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Crime doesn't pay American English

Possible interpretation: If you engage in illegal activities, you will not make money in the long run.

Note: crime (noun): activity that is against the law | pay (verb): be profitable or advantageous

Origin: First used in the USA at least as early as 1927, this saying became the slogan of the USA's FBI (Federal Bureau of Investigation) and the American comic-strip detective Dick Tracy created by cartoonist Chester Gould in 1931.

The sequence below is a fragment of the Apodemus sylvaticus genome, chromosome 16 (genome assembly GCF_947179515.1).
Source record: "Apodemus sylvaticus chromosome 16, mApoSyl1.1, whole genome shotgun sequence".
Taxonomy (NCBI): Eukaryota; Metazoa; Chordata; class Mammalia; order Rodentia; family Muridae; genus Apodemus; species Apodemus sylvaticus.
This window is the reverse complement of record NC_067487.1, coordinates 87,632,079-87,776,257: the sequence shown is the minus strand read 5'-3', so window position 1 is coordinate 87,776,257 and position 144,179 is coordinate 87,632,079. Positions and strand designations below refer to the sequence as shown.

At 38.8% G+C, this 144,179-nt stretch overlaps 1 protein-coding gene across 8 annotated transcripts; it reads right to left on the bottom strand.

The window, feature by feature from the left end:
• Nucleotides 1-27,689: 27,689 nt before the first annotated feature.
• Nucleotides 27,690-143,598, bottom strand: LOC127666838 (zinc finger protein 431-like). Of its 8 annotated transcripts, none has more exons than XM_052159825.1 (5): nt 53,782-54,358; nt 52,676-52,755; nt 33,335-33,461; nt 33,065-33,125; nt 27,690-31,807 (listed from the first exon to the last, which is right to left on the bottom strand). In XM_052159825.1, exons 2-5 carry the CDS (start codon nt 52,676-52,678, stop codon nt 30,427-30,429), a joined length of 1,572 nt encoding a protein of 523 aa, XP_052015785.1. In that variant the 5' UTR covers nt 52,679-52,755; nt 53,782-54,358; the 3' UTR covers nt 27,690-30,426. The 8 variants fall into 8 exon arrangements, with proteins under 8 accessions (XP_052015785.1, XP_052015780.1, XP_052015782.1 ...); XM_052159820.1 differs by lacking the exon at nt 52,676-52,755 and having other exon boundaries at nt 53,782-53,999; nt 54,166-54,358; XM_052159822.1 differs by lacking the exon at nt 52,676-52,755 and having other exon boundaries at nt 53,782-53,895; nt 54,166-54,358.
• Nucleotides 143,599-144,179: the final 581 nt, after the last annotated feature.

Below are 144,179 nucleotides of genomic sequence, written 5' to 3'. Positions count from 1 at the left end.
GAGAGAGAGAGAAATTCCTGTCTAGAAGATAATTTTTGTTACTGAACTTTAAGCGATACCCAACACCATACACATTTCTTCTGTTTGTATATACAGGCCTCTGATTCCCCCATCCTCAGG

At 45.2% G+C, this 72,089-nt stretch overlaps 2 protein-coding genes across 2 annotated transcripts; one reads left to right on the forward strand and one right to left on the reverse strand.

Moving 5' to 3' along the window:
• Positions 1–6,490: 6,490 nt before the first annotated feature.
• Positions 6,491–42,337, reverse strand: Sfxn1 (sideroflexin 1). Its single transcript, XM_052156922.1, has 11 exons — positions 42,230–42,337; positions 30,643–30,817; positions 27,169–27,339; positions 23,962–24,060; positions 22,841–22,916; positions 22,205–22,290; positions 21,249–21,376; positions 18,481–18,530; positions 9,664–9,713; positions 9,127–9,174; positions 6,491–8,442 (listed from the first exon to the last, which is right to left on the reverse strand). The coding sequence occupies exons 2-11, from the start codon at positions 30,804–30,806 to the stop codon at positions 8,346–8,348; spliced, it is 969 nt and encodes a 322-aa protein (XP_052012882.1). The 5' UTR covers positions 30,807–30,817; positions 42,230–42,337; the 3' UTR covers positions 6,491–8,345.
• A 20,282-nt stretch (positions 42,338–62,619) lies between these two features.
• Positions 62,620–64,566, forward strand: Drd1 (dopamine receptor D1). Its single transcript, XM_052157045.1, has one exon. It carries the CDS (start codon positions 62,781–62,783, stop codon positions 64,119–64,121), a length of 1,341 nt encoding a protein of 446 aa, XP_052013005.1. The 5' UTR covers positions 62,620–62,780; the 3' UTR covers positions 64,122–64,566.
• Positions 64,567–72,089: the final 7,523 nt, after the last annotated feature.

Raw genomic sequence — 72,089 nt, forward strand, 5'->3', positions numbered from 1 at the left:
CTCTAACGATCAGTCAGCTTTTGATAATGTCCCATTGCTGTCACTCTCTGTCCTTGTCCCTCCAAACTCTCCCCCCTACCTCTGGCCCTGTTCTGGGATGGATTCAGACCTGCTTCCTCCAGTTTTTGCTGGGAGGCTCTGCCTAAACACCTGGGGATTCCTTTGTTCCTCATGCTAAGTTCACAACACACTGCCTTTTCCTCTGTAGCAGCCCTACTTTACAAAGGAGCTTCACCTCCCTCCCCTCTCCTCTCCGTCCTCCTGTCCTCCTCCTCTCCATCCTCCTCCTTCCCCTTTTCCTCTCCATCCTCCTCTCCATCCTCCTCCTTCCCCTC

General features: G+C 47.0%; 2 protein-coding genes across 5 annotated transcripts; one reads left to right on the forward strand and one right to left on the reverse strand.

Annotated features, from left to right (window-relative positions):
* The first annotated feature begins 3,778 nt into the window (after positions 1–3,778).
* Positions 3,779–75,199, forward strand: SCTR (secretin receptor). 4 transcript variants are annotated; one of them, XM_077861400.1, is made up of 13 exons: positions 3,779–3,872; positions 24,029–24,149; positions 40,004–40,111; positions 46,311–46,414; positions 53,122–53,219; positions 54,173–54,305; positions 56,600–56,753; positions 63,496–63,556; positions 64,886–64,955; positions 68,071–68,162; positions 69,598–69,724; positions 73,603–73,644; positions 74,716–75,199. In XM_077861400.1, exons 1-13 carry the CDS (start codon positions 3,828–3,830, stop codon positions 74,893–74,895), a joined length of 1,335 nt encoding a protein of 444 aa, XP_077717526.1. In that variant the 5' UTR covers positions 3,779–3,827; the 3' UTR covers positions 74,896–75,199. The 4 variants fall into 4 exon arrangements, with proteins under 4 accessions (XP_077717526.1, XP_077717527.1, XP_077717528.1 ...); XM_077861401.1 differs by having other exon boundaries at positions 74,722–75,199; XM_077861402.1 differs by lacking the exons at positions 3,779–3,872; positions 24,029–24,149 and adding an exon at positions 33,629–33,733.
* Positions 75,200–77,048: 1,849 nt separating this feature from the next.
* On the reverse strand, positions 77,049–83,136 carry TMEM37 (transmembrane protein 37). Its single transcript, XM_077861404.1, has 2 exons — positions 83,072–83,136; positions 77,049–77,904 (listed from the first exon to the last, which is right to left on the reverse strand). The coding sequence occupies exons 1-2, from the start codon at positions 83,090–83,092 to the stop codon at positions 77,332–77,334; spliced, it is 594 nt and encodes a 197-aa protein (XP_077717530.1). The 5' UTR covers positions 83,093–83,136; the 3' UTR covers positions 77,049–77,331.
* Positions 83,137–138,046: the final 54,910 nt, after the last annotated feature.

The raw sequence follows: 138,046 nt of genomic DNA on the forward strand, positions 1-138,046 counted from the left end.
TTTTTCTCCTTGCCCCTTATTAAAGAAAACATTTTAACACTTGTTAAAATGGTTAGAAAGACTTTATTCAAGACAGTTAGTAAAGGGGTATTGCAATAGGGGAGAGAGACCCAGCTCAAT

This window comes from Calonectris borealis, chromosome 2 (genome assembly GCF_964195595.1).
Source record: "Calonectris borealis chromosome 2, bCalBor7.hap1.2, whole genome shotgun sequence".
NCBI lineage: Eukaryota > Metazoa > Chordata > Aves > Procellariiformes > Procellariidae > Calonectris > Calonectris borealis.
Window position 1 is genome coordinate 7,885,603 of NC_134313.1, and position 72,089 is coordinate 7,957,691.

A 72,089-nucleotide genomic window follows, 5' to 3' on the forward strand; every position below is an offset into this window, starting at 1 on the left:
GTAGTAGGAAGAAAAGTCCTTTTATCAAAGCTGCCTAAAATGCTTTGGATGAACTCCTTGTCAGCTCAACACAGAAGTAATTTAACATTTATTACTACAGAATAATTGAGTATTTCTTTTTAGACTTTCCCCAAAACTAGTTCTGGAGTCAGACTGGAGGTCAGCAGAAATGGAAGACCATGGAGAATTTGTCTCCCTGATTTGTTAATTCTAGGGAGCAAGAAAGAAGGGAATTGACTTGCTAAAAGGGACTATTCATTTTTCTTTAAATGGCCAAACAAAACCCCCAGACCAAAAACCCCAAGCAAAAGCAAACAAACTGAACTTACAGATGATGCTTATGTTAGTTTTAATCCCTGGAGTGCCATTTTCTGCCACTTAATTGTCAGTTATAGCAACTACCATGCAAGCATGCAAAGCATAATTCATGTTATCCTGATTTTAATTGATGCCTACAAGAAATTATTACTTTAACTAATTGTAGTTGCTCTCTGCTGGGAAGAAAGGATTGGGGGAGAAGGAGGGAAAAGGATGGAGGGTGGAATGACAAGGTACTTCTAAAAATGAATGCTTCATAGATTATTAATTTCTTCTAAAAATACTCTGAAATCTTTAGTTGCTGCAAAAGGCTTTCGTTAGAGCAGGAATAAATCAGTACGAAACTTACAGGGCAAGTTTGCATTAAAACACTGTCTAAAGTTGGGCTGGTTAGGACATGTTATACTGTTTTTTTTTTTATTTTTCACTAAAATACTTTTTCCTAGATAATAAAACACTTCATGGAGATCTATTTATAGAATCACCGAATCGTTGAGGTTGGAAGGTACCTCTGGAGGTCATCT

Variety: This is typically used in American English but may be used in other varieties of English too.

Quick Quiz:

The saying "Crime doesn't pay" suggests that you can make money by
  1. stealing
  2. working
  3. informing

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